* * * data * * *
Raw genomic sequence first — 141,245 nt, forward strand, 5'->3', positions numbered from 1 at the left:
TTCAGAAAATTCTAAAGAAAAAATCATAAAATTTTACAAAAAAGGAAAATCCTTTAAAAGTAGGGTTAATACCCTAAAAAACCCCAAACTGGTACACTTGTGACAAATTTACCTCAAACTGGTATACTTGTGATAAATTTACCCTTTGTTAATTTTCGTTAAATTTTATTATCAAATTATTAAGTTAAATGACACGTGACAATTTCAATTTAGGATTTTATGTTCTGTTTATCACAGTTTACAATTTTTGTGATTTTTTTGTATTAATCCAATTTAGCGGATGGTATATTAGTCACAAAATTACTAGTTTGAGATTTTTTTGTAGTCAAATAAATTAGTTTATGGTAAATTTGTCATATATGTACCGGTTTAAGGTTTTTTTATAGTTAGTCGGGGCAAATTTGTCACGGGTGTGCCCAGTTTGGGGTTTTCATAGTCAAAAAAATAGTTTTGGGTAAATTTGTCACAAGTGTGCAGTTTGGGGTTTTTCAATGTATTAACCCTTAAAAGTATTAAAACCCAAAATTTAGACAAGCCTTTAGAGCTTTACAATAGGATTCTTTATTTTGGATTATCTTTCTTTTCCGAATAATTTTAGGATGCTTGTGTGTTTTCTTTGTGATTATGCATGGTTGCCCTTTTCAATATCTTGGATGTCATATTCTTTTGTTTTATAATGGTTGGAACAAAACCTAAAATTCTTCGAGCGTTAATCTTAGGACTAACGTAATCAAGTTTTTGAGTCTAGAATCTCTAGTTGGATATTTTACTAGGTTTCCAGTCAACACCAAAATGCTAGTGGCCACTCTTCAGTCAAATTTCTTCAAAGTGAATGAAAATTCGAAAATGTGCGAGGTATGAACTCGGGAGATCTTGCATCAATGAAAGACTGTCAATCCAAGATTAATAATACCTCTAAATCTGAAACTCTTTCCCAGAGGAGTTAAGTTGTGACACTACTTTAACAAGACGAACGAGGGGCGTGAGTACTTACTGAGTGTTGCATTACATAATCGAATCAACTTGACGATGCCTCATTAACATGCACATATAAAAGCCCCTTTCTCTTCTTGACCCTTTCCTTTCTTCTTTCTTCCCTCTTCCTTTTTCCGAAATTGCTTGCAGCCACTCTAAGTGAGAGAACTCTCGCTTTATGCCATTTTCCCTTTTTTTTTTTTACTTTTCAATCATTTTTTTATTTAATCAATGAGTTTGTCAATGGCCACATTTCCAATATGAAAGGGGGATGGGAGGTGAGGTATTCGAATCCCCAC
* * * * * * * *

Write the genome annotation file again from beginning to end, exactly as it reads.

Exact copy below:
Raw genomic sequence first — 141,245 nt, forward strand, 5'->3', positions numbered from 1 at the left:
TTCAGAAAATTCTAAAGAAAAAATCATAAAATTTTACAAAAAAGGAAAATCCTTTAAAAGTAGGGTTAATACCCTAAAAAACCCCAAACTGGTACACTTGTGACAAATTTACCTCAAACTGGTATACTTGTGATAAATTTACCCTTTGTTAATTTTCGTTAAATTTTATTATCAAATTATTAAGTTAAATGACACGTGACAATTTCAATTTAGGATTTTATGTTCTGTTTATCACAGTTTACAATTTTTGTGATTTTTTTGTATTAATCCAATTTAGCGGATGGTATATTAGTCACAAAATTACTAGTTTGAGATTTTTTTGTAGTCAAATAAATTAGTTTATGGTAAATTTGTCATATATGTACCGGTTTAAGGTTTTTTTATAGTTAGTCGGGGCAAATTTGTCACGGGTGTGCCCAGTTTGGGGTTTTCATAGTCAAAAAAATAGTTTTGGGTAAATTTGTCACAAGTGTGCAGTTTGGGGTTTTTCAATGTATTAACCCTTAAAAGTATTAAAACCCAAAATTTAGACAAGCCTTTAGAGCTTTACAATAGGATTCTTTATTTTGGATTATCTTTCTTTTCCGAATAATTTTAGGATGCTTGTGTGTTTTCTTTGTGATTATGCATGGTTGCCCTTTTCAATATCTTGGATGTCATATTCTTTTGTTTTATAATGGTTGGAACAAAACCTAAAATTCTTCGAGCGTTAATCTTAGGACTAACGTAATCAAGTTTTTGAGTCTAGAATCTCTAGTTGGATATTTTACTAGGTTTCCAGTCAACACCAAAATGCTAGTGGCCACTCTTCAGTCAAATTTCTTCAAAGTGAATGAAAATTCGAAAATGTGCGAGGTATGAACTCGGGAGATCTTGCATCAATGAAAGACTGTCAATCCAAGATTAATAATACCTCTAAATCTGAAACTCTTTCCCAGAGGAGTTAAGTTGTGACACTACTTTAACAAGACGAACGAGGGGCGTGAGTACTTACTGAGTGTTGCATTACATAATCGAATCAACTTGACGATGCCTCATTAACATGCACATATAAAAGCCCCTTTCTCTTCTTGACCCTTTCCTTTCTTCTTTCTTCCCTCTTCCTTTTTCCGAAATTGCTTGCAGCCACTCTAAGTGAGAGAACTCTCGCTTTATGCCATTTTCCCTTTTTTTTTTTTACTTTTCAATCATTTTTTTATTTAATCAATGAGTTTGTCAATGGCCACATTTCCAATATGAAAGGGGGATGGGAGGTGAGGTATTCGAATCCCCAC